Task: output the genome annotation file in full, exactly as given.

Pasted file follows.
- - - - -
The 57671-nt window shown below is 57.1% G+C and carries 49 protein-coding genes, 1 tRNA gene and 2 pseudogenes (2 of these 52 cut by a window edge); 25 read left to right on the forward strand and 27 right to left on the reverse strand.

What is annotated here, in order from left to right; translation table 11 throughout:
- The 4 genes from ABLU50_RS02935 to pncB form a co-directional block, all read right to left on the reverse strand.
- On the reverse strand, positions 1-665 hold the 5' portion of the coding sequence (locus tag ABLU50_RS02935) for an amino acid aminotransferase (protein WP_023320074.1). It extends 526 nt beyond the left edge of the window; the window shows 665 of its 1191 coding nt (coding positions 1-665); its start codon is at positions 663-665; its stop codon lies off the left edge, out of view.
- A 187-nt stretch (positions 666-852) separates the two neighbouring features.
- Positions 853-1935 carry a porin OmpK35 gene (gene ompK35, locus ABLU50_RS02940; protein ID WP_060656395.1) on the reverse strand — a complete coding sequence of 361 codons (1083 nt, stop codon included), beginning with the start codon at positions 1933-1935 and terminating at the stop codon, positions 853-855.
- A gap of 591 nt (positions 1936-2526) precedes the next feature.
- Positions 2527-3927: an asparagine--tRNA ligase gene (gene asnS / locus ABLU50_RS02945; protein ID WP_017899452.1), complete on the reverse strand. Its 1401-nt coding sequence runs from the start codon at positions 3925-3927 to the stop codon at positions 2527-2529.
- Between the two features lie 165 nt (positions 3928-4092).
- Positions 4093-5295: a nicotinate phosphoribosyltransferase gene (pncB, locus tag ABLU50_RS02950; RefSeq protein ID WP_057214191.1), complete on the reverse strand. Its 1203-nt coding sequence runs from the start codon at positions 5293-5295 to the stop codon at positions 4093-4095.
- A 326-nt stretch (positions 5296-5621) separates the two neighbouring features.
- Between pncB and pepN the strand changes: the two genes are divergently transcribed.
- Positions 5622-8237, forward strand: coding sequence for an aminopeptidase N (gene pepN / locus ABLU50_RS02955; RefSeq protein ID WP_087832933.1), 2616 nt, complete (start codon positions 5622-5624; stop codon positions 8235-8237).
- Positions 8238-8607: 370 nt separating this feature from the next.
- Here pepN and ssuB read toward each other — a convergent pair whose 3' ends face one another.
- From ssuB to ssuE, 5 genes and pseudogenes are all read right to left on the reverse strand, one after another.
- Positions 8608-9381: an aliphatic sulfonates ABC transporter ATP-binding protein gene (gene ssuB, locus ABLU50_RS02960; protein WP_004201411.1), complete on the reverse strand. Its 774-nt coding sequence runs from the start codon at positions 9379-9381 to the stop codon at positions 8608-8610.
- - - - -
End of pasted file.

The 57671-nt window shown below is 57.1% G+C and carries 49 protein-coding genes, 1 tRNA gene and 2 pseudogenes (2 of these 52 cut by a window edge); 25 read left to right on the forward strand and 27 right to left on the reverse strand.

What is annotated here, in order from left to right; translation table 11 throughout:
- The 4 genes from ABLU50_RS02935 to pncB form a co-directional block, all read right to left on the reverse strand.
- On the reverse strand, positions 1-665 hold the 5' portion of the coding sequence (locus tag ABLU50_RS02935) for an amino acid aminotransferase (protein WP_023320074.1). It extends 526 nt beyond the left edge of the window; the window shows 665 of its 1191 coding nt (coding positions 1-665); its start codon is at positions 663-665; its stop codon lies off the left edge, out of view.
- A 187-nt stretch (positions 666-852) separates the two neighbouring features.
- Positions 853-1935 carry a porin OmpK35 gene (gene ompK35, locus ABLU50_RS02940; protein ID WP_060656395.1) on the reverse strand — a complete coding sequence of 361 codons (1083 nt, stop codon included), beginning with the start codon at positions 1933-1935 and terminating at the stop codon, positions 853-855.
- A gap of 591 nt (positions 1936-2526) precedes the next feature.
- Positions 2527-3927: an asparagine--tRNA ligase gene (gene asnS / locus ABLU50_RS02945; protein ID WP_017899452.1), complete on the reverse strand. Its 1401-nt coding sequence runs from the start codon at positions 3925-3927 to the stop codon at positions 2527-2529.
- Between the two features lie 165 nt (positions 3928-4092).
- Positions 4093-5295: a nicotinate phosphoribosyltransferase gene (pncB, locus tag ABLU50_RS02950; RefSeq protein ID WP_057214191.1), complete on the reverse strand. Its 1203-nt coding sequence runs from the start codon at positions 5293-5295 to the stop codon at positions 4093-4095.
- A 326-nt stretch (positions 5296-5621) separates the two neighbouring features.
- Between pncB and pepN the strand changes: the two genes are divergently transcribed.
- Positions 5622-8237, forward strand: coding sequence for an aminopeptidase N (gene pepN / locus ABLU50_RS02955; RefSeq protein ID WP_087832933.1), 2616 nt, complete (start codon positions 5622-5624; stop codon positions 8235-8237).
- Positions 8238-8607: 370 nt separating this feature from the next.
- Here pepN and ssuB read toward each other — a convergent pair whose 3' ends face one another.
- From ssuB to ssuE, 5 genes and pseudogenes are all read right to left on the reverse strand, one after another.
- Positions 8608-9381: an aliphatic sulfonates ABC transporter ATP-binding protein gene (gene ssuB, locus ABLU50_RS02960; protein WP_004201411.1), complete on the reverse strand. Its 774-nt coding sequence runs from the start codon at positions 9379-9381 to the stop codon at positions 8608-8610.